Senior Obama Advisor: Rick Santorum's 'Phony Theology' Comment 'Well Over the Line'

VIDEO: Obama campaign advisor on the GOP field and Obamas 2012 prospects.
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Obama campaign strategist and former White House press secretary Robert Gibbs blasted GOP presidential candidate Rick Santorum this morning, saying he was "well over the line" for questioning President Obama's Christian faith.

"It's wrong, it's destructive and it makes it virtually impossible to solve the problems we face together as Americans," Gibbs told me in an exclusive interview Sunday on "This Week."  "It's just time to get rid of this mindset in our politics that if we disagree we have to question character and faith."

Gibbs was responding to comments Santorum made Saturday that Obama is pushing a "phony theology" that is not based on the Bible and "imposing his secular values on the church."

Although Santorum later insisted he was not suggesting Obama was not a Christian, Gibbs said his comments still went too far.

"I think that if you make comments like that, you make comments that are well over the line," Gibbs said. "It's time to have a conversation on political issues, not question each other's faith."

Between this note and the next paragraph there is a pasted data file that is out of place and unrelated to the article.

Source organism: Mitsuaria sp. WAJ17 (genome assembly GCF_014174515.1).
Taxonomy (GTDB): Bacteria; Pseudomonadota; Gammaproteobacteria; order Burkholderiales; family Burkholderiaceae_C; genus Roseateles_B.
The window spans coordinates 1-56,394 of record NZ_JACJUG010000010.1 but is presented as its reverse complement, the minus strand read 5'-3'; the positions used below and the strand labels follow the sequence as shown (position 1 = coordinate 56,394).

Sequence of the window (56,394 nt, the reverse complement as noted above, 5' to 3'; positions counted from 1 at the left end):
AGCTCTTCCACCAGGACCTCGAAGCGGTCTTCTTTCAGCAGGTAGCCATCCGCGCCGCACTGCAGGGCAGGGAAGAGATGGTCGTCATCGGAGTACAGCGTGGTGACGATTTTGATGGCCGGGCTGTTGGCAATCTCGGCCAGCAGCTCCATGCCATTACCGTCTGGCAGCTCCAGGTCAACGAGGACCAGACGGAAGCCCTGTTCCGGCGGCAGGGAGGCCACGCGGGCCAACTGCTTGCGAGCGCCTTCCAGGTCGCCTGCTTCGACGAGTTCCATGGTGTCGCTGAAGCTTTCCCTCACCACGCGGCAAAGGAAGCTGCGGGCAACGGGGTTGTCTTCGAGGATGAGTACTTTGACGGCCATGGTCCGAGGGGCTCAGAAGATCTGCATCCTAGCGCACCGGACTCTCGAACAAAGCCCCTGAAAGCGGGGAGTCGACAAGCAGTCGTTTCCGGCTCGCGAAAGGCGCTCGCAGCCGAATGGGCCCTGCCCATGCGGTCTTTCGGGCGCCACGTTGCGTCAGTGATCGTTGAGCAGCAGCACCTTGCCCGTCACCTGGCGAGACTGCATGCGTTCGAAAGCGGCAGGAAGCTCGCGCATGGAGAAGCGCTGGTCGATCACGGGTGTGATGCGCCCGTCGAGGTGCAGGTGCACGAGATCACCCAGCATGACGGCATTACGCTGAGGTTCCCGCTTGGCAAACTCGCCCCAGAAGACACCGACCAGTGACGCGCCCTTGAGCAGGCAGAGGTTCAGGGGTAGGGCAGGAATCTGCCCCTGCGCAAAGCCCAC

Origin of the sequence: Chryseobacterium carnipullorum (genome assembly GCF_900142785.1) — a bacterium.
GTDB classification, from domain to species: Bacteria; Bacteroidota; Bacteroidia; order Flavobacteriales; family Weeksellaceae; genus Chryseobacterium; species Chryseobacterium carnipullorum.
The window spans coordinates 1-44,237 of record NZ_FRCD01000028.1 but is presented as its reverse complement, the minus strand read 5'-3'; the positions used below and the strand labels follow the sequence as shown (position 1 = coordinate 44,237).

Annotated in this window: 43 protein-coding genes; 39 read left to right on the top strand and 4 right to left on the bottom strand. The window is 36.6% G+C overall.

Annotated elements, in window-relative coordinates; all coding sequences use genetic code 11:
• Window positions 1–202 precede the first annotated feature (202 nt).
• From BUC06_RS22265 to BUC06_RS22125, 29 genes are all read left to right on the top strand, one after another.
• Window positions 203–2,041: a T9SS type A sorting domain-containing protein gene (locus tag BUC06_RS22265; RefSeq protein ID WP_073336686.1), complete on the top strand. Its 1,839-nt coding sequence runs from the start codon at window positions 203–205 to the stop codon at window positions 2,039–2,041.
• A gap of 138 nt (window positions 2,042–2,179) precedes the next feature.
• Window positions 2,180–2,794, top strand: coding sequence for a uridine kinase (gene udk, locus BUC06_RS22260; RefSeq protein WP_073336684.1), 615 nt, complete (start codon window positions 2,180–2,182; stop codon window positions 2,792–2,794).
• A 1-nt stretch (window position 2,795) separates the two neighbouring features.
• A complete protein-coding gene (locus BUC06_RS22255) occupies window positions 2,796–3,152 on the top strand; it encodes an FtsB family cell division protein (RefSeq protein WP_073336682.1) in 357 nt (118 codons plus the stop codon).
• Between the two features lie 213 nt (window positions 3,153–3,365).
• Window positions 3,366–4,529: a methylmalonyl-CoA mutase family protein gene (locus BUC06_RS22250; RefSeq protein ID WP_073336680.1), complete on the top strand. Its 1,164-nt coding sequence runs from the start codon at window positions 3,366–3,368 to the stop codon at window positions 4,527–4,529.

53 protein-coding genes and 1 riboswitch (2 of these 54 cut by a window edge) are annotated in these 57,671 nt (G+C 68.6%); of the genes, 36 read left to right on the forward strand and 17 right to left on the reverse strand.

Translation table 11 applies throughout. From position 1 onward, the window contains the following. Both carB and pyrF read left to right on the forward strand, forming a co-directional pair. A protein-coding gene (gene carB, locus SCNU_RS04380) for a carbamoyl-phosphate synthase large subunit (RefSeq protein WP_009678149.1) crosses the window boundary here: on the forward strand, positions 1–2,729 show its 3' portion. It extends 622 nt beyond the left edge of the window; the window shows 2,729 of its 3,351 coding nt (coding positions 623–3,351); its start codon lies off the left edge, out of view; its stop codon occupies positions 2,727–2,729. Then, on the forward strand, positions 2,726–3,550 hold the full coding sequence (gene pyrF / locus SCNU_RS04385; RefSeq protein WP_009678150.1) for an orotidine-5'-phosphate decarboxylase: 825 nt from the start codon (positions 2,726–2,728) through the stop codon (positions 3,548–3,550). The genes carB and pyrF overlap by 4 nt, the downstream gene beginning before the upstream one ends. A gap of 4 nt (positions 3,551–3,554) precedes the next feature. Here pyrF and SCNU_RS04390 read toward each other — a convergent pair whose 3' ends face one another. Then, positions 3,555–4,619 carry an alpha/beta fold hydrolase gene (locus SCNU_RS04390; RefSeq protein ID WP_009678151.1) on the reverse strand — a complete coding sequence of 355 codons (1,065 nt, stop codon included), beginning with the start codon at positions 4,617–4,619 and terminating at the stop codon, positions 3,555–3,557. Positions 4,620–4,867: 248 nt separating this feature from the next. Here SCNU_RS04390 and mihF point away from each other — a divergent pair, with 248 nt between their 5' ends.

Faith-based issues have surged to the forefront of the political debate over the past few weeks, particularly in the GOP primary, as a fierce debate over contraception and gay marriage erupted onto the national scene.

Gibbs said Sunday that he did not know if legalizing same-sex marriage would be on the Democratic platform heading into the general election.

"I think we all look to and want to live in a world where, if you're applying for a job or doing anything, you're not judged on your sexual orientation," Gibbs said. "And I think living in a society where that doesn't happen is a society we all want to live."

The Obama campaign adviser said the "nastiness" and "divisiveness" taking place in the GOP primary are threatening the Republican Party's standing with the American people.

"The GOP primary has, in many cases, been a race to the bottom," Gibbs said.

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